Arch Pain

Arch PainThe human foot is a complex  structure that bears both the static weight of the body and the immense generated during walking and running. Each foot comprises horizontal and lateral arches, twenty six bones plus numerous muscles, tendons and ligaments which all play important roles in weight-bearing and impact absorption. Problems can occur when something goes wrong in any of these structure.

Arch Pain Causes

Arch pain has numerous potential causes including; direct force trauma, ligament sprains, muscle strains, poor biomechanical alignment, stress fractures, overuse, arthritis and tight/loose foot joints.

Injury to the plantar fascia (a thick, connective tissue which which runs from the heel to the toes), is a common cause of arch pain. When the plantar fascia is damaged, it can lead to a painful condition known as plantar fasciitis.

Plantar fasciitis, stress fractures and arthritis often result from repetitive ‘micro-trauma’ injuries. These can be the result of  impact on hard surfaces, wearing unsupportive footwear, or excessive exercise.

Arch Pain Symptoms

Pain and tenderness associated with plantar fascia strains are usually felt on the bottom of the foot, or in the heel area. With mild plantar fasciitis, pain may ease as the soft tissues of the foot warm up. In more severe cases, pain may increase when pressure is applied, or if the arch is stressed.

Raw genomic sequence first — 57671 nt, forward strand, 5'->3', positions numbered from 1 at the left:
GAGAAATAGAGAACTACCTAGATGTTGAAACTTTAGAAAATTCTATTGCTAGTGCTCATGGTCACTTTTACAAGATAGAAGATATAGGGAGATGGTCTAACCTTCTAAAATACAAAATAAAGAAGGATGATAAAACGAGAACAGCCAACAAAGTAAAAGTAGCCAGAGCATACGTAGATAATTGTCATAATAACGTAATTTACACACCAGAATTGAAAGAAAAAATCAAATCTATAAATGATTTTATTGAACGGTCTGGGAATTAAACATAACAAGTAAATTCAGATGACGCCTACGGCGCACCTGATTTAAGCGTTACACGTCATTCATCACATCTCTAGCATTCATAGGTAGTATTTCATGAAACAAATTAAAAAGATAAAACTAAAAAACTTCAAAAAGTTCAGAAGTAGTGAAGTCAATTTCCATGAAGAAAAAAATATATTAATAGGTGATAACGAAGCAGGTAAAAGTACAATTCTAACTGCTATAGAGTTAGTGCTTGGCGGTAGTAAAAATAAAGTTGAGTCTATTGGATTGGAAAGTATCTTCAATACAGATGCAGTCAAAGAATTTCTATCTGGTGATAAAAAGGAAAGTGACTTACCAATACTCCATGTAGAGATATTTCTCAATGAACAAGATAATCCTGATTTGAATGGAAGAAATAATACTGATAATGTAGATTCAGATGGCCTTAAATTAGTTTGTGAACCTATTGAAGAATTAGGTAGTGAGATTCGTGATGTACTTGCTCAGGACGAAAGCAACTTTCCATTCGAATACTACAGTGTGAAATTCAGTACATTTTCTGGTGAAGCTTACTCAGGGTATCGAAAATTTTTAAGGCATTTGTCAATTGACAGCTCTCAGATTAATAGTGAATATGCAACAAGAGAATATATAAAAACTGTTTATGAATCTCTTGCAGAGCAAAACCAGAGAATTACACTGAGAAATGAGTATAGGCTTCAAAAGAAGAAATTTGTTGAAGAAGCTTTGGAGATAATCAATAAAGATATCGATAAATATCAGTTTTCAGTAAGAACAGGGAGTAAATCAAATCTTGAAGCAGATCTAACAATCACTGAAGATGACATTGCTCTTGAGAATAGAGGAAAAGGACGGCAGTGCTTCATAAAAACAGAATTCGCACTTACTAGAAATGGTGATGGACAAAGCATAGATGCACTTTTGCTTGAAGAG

Tenderness and joint looseness are often signs of ligament sprain/fracture. Pain experienced when the foot is fully extended, flexed, turned in/out may indicate muscle injury.

The tissue forming the arch does not give much protection. Thus impact on hard surfaces can lead to pain, discolouration and swelling. These symptoms may be signs of a more serious injury.

Expert evaluation of arch pain is necessary to plan effective treatment. Arch pain can be categorised into four levels:

  1. Pain during activity only
  2. Pain before and after activity, but not during
  3. Pain before, during, and after activity which also affects performance
  4. Pain so severe that performance is impossible.

When to Seek Medical Help

Medical help should be sought when pain (a) interferes with daily life or (b) prevents  performance of sporting or leisure activities. Other indicators of the need for medical intervention are if the affected area; looks deformed, becomes excessively tender, or is preventing normal movement.

Arch Pain Treatment

In early stages of discomfort or pain, self-treatment with rest, ice, compression, and elevation (RICE) can be effective. Over-the-counter medications. as advised by a doctor or pharmacist, can also be used.

When the level and  cause of arch pain has been accurately assessed, a treatment plan can be started and may include:

  • Use of machines and/or manual therapies to minimise pain, increase circulation to and promote healing
  • Modification of activity – e.g. replacing high impact activities like running, with cycling and swimming
  • Replacing ‘worn out’ footwear –  sports shoes should be replaced at least every six months or more often if there is very heavy use.
  • Wearing custom orthotics/arch supports
  • Improving muscle strengthening and flexibility to increase stability and to correct muscles that may not be balanced.
  • Once pain is reduced, medical professionals can advise on a plan for a  return to normal activities